Additionally, the corporate Mindtouch site uses a 12 column grid system, and this added a new level of design consistency between the marketing web site and the product that hadn't existed before Kate began working on the product.Clicking through the prototype, I noticed that Kate had used some of XD's more advanced features, like auto-animate, timed transitions, and mask animations in order to make the prototype look ultra-realistic in eluding to the desktop and mobile experiences they were trying to convey. I'd never even seen auto-animate, but Kate was gracious enough to teach me how to use that feature, which I've been using ever since.

Kate's great at teaching new concepts to people and sharing her knowledge with others in order to make them better designers. That's just one of the many reasons she's so wonderful to work with.

Diving into the design itself, I was impressed with the bold yet familiar ways she'd pushed MindTouch's search experience to the next level. The most obvious element of the design was the introduction of a new e-commerce style filtering component that was added to the left side of the screen. Search is a very complicated field of study and interaction, and many people dedicate their entire career to working in just this one area. Kate had produced the perfect component to account for all of MindTouch search's various filtering and search refinement use cases.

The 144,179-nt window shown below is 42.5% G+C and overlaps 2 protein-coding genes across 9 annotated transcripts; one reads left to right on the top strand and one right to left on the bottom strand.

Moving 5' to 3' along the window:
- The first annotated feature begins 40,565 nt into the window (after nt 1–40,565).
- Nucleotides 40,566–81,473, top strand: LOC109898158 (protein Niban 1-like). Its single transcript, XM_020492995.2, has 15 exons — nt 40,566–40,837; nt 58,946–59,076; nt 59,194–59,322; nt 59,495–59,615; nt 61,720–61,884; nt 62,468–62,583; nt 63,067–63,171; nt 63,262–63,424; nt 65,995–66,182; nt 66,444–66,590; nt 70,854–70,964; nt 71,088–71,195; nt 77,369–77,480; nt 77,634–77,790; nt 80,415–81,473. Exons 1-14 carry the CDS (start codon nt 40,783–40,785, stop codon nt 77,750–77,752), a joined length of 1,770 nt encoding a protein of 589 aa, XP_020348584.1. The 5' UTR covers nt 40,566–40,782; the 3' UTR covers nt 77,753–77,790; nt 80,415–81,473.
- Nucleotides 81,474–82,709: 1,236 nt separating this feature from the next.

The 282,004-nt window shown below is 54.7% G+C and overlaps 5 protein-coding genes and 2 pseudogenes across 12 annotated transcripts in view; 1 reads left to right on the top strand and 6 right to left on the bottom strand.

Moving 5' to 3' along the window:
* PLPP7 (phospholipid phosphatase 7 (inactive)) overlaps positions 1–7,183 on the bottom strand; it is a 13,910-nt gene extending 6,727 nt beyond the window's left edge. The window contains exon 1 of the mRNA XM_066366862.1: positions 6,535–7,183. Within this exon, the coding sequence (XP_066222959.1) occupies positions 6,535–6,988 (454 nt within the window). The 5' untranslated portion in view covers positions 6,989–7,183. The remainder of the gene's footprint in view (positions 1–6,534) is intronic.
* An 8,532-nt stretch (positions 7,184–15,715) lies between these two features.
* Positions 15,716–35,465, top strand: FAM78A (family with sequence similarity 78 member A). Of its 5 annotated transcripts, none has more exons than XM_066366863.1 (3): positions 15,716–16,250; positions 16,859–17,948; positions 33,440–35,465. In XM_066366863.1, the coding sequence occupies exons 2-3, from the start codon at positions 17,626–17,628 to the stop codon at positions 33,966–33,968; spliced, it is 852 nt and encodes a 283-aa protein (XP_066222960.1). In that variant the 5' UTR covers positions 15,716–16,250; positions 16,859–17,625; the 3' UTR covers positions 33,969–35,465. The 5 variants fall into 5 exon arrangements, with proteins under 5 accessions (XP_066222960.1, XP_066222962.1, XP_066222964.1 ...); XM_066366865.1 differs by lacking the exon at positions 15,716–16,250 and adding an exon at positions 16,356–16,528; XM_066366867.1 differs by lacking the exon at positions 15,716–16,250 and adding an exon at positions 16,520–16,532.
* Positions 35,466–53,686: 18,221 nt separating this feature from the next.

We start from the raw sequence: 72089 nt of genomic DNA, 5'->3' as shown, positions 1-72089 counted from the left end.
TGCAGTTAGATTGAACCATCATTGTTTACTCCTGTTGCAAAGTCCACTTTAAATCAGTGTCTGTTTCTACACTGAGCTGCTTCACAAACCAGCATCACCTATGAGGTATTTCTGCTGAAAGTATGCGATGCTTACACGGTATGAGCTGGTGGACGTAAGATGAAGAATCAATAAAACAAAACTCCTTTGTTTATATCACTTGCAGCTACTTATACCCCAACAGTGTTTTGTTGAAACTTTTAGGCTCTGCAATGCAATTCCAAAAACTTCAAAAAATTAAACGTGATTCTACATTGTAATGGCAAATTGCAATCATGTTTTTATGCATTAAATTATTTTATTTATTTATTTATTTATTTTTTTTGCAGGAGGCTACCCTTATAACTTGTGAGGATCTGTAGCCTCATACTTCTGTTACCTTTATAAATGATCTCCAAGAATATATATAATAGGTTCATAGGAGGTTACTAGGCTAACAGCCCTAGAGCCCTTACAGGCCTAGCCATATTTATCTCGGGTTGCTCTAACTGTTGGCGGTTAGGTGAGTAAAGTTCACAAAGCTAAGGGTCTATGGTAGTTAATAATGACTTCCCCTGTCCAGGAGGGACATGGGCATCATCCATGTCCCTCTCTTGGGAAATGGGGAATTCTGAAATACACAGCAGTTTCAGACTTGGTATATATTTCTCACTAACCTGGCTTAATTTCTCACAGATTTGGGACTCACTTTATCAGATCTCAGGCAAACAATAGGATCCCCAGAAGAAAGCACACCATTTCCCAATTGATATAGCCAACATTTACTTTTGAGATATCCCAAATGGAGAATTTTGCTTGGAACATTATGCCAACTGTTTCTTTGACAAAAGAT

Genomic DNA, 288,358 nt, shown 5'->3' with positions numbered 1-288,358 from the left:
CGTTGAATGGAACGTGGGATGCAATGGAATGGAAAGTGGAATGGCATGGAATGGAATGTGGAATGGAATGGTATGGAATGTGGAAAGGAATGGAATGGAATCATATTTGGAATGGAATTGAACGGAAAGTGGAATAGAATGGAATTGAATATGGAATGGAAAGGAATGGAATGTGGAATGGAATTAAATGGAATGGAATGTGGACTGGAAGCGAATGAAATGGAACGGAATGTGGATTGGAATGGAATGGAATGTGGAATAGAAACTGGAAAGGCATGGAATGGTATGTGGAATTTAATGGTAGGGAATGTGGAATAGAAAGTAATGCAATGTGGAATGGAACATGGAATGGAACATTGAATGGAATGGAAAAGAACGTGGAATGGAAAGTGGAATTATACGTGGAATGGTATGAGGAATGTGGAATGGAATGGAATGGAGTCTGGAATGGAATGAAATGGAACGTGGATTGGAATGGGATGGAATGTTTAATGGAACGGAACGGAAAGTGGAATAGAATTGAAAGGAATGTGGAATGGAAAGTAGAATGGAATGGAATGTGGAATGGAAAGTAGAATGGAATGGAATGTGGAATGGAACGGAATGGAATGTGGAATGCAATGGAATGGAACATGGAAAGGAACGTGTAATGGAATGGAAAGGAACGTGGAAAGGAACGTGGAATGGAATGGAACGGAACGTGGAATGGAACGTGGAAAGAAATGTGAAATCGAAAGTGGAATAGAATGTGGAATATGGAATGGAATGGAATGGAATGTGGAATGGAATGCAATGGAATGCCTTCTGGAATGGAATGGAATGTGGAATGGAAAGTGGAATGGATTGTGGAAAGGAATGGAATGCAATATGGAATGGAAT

Everyone who works with Kate comments on how talented she is, and how great the work that she produces is. She's made me a better designer in the few short months that we've worked on this project together.

I was blown away by how well thought out the addition of this component was. Placing on the left-hand side of the screen creates a familiar experience akin to e-commerce sites such as Amazon, Target, EBay, and Walmart. She made the bold but appropriate move of increasing the search content area from 1050 to 1440 width, allow for her new e-commerce style filter to fit on the screen while still allowing for maximum content area for the search results.  About 95% of the users that would consume this feature come from a desktop computer, so the increase in content area width was called for, and again matched the Mindtouch marketing site for consistency.